data on integrative medicine,
states that there is insufficient


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CARIBBEAN TODAY * MAY 2011 * 17


wwwcaibbeantoday~com


Jamaica successfully defends sprint title at 2011 Penn Relays


PHILADELPHIA,
Pennsylvania - Usain Bolt and
Tyson Gay were palpably
absent, as Jamaica beat the
United States in the men's
4x100 meters relay as the cur-
tain came down on the annual
Penn Relays late last month.
Former world 100 meters
record holder Asafa Powell
joined Michael Frater, Nesta
Carter and anchor Steve
Mullings to clock 38.33 sec-
onds to prevail over the
American team of Walter Dix,
Wallace Spearmon, Trell
Krimmons and Mike Rodgers,
which clocked 38.46.
Powell ran an uncustom-
ary lead-off position, after tak-
ing heed of a long-time sug-
gestion made by Frater.
Carter took command on
the third leg of the race, with
Mullings holding off Rodgers
for the victory.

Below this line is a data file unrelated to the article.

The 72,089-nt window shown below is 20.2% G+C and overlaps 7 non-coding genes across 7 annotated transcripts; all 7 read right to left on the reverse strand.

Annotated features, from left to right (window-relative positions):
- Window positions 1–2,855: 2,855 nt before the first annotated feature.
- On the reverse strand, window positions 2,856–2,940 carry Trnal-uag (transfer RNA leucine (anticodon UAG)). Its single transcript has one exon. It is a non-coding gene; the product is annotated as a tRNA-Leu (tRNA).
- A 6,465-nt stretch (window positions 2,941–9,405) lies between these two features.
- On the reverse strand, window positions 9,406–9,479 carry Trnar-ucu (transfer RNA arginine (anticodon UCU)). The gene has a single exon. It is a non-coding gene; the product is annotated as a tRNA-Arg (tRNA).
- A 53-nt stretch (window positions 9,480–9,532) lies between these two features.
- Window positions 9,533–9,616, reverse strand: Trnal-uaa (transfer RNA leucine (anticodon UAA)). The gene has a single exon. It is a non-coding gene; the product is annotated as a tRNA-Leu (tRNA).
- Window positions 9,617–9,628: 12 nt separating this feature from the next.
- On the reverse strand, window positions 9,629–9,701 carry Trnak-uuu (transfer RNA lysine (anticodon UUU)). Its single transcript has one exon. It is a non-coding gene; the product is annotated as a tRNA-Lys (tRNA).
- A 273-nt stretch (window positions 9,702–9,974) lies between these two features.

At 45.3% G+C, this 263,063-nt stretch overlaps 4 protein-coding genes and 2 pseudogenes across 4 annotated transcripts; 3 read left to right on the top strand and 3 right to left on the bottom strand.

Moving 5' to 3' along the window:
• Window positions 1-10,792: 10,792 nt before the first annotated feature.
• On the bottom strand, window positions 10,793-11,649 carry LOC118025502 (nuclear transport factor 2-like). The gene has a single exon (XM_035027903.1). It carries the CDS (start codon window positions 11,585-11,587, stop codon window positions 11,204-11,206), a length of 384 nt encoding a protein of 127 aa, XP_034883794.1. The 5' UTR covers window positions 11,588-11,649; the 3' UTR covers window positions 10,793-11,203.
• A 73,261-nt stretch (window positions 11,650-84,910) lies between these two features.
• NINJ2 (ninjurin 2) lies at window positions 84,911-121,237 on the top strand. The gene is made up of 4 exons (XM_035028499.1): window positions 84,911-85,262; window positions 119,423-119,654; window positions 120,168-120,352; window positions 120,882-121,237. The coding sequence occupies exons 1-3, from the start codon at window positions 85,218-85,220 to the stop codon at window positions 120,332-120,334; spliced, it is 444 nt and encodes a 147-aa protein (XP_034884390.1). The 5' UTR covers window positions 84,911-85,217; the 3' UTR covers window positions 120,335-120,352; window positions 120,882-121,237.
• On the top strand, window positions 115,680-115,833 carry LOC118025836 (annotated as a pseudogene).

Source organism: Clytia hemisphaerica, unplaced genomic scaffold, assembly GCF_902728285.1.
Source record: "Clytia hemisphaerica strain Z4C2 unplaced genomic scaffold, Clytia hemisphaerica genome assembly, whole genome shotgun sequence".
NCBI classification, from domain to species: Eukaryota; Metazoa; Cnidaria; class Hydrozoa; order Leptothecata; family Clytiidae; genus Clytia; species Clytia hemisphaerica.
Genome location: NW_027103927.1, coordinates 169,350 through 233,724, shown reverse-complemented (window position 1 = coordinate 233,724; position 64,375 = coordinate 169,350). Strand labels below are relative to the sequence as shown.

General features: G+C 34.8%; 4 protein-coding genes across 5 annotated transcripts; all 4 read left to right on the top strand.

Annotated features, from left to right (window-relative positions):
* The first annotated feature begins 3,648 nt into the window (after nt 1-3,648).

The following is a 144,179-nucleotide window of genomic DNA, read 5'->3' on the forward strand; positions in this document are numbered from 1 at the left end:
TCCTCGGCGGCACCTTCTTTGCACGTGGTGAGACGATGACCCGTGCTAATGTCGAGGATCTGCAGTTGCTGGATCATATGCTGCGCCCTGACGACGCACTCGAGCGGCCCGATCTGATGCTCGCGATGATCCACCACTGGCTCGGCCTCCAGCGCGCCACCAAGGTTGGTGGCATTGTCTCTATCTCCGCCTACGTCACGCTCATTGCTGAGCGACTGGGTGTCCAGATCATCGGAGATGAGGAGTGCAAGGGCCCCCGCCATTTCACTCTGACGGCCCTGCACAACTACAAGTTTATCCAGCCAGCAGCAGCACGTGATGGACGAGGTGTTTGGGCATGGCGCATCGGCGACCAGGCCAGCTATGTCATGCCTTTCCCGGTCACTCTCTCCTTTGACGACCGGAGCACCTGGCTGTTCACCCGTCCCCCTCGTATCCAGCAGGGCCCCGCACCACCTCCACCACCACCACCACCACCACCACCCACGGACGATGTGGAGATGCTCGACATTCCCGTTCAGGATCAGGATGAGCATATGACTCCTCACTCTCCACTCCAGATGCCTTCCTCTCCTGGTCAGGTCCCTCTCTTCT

Jamaica's relay line-up
created an intriguing opening


Ronny Turiaf, who
plays for the New
York Knicks in
America's National Basketball
Association (NBA), has
announced he will host a
celebrity summer bas-
ketball camp in his
home island of
Martinique this summer.
The event, sched-
uled for June 6-12, is
expected to attract some
20 professional basket-
ball players from the
NBA and Euroleague
Basketball to join Turiaf
in Martinique where
they will lead training
clinics, visit sick and
underprivileged children
and participate in two
exhibition games.
"All of Martinique
is extremely proud of
the many fine accom-
plishments our native
son, Ronny, has
achieved on the basket-
ball court," said Muriel Turiaf
Wiltord, director
Americas for the Martinique
Promotion Bureau/CMT
USA, in a recent press
release.
"But, it is through charita-
ble works like these that he
really shines and shows the
true warm and welcoming
character of our country."
Among the basketball